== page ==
Guru Strategies Review H1 2019: bargain strategies buck the trend

Thursday, Jul 04 2019 by
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Guru Strategies Review H1 2019 bargain strategies buck the trend

I once observed two people facing the wrong way in one of those wave pools - it didn’t end well for them. 

What looked like a pleasant chat was interrupted by an artificial tsunami. They resurfaced after a second or two, coughing and spluttering, alive but very wet.

Looking at the year-to-date performance of Stockopedia’s 60 or so Guru Screens, I’m beginning to see how they must have felt - because the screens look as if they have just been dunked as well. Don’t read that wrong, there have been some big winners - but there have been some losers, too, and it is the sheer range of performance that hints at the volatility in the markets over the past year.

To recap briefly on our Guru Screens: we have been running these strategies (inspired by some of the world’s most highly regarded investors) since late 2011. We rebalance the screens quarterly to prevent these portfolios drifting from their stated strategies and we do not include transaction costs or dividend payments. It is important to bear the former in mind when looking at the performance of screens that tend to focus on small and/or micro-cap stocks, where spreads become more of a factor.

The second half of 2018 acted as a sort of equaliser. It interrupted trends and disrupted conversations. It was a bit of a reset.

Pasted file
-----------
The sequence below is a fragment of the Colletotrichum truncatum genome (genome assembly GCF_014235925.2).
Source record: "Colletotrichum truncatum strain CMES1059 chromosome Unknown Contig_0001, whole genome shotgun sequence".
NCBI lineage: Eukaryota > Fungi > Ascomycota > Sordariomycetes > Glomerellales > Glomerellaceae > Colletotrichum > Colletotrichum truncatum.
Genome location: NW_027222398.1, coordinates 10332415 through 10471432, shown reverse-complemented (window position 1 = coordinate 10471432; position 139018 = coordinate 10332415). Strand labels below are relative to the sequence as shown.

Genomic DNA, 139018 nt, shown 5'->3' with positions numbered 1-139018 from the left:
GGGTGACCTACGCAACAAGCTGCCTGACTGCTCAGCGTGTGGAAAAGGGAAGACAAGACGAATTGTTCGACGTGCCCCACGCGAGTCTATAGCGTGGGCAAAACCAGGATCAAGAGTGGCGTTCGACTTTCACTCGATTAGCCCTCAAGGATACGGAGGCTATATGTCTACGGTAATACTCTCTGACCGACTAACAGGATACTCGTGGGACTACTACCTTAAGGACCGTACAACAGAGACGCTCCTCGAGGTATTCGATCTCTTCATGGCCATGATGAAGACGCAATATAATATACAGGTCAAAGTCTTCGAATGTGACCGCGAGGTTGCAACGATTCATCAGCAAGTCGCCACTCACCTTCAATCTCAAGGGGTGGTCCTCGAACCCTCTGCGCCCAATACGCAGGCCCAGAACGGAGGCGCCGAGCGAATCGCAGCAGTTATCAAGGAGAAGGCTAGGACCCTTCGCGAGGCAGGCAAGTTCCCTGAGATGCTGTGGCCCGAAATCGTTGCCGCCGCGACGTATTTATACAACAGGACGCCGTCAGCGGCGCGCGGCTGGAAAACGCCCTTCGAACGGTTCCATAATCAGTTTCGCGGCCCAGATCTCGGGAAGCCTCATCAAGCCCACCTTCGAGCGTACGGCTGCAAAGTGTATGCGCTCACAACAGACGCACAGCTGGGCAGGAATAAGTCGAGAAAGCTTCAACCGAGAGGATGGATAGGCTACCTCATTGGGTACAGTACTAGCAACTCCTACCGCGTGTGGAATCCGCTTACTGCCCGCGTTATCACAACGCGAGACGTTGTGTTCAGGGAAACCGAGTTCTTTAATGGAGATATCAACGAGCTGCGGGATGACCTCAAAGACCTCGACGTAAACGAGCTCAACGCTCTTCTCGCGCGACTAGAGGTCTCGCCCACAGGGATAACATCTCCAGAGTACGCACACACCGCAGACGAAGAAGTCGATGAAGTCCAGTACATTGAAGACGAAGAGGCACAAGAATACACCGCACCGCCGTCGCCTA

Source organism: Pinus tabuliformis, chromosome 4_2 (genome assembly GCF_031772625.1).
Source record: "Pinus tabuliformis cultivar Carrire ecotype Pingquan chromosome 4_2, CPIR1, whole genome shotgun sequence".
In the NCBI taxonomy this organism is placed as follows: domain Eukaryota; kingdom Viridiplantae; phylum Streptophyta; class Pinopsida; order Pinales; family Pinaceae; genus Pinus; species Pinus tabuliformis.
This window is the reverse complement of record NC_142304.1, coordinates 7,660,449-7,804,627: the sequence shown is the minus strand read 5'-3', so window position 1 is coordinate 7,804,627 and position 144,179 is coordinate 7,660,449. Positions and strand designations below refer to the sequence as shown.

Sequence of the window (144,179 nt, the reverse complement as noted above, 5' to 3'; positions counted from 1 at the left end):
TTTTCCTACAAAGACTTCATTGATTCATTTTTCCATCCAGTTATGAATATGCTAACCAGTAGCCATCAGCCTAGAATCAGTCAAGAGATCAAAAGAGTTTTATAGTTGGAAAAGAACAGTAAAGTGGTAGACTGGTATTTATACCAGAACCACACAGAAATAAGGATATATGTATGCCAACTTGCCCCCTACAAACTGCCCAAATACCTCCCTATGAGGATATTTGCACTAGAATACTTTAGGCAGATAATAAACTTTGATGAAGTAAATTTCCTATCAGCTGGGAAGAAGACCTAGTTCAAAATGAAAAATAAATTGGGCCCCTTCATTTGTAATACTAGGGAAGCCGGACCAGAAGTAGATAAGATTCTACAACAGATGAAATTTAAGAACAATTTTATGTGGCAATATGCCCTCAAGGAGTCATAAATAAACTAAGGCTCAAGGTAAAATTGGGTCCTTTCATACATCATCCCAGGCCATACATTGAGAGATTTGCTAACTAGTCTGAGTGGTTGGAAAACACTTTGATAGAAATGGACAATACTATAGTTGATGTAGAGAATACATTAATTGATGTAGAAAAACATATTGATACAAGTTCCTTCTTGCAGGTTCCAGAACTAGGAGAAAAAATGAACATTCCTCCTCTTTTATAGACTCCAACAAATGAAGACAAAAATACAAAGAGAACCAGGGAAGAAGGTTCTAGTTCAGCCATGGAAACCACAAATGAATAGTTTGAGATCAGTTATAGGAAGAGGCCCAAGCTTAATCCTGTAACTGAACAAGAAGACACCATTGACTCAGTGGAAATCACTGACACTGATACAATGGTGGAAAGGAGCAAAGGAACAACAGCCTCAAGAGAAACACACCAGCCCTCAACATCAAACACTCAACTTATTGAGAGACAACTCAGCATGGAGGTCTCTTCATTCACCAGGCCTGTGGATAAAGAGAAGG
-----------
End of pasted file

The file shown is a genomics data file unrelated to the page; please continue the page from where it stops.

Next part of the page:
Most of us have long since dried ourselves off and forgotten about the stock market slide with a sort of defensive amnesia, as is our wont. But halfway through 2019, the influence of H2 2018 can still be felt. The stock market narrative continues to be one of recovery.

A quick look at the FTSE All-Share chart confirms that, yes, we did get drenched a couple of months ago:

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How the guru strategies performed

The rate of recovery has varied across our Guru Screens. Here is how they have performed so far this year.sAonkz_ENi1-_BB-mHx6mHFR4RoSrYEOcXCFi0H5

Index / Strategy Composite

Performance H1 2019

FTSE 100

+13.16%

FTSE 250

+12.69%

AIM 100

+8.21%

FTSE All Share

+12.73%

Bargain Composite

+22.14%

Guru Strategy Composite

+11.84%

Quality Composite

+11.16%

Momentum Composite

+11.01%

Income Composite

+9.84%

Value Composite

+8.96%

Growth Composite

+7.91%

Key observations

The Bargain Composite is a clear outlier in the table above. When we dig into this category of Guru Screens, we can see quite a broad spread across strategies. All of these bargain strategies have generated positive returns so…

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Disclaimer:  

As per our Terms of Use, Stockopedia is a financial news & data site, discussion forum and content aggregator. Our site should be used for educational & informational purposes only. We do not provide investment advice, recommendations or views as to whether an investment or strategy is suited to the investment needs of a specific individual. You should make your own decisions and seek independent professional advice before doing so. The author may own shares in any companies discussed, all opinions are his/her own & are general/impersonal. Remember: Shares can go down as well as up. Past performance is not a guide to future performance & investors may not get back the amount invested.


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11 Comments on this Article show/hide all

dfs12 4th Jul 1 of 11
4

Excellent write up. Thanks.

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saurabh2k26 4th Jul 2 of 11
2

very nice writeup

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herbie47 4th Jul 3 of 11
1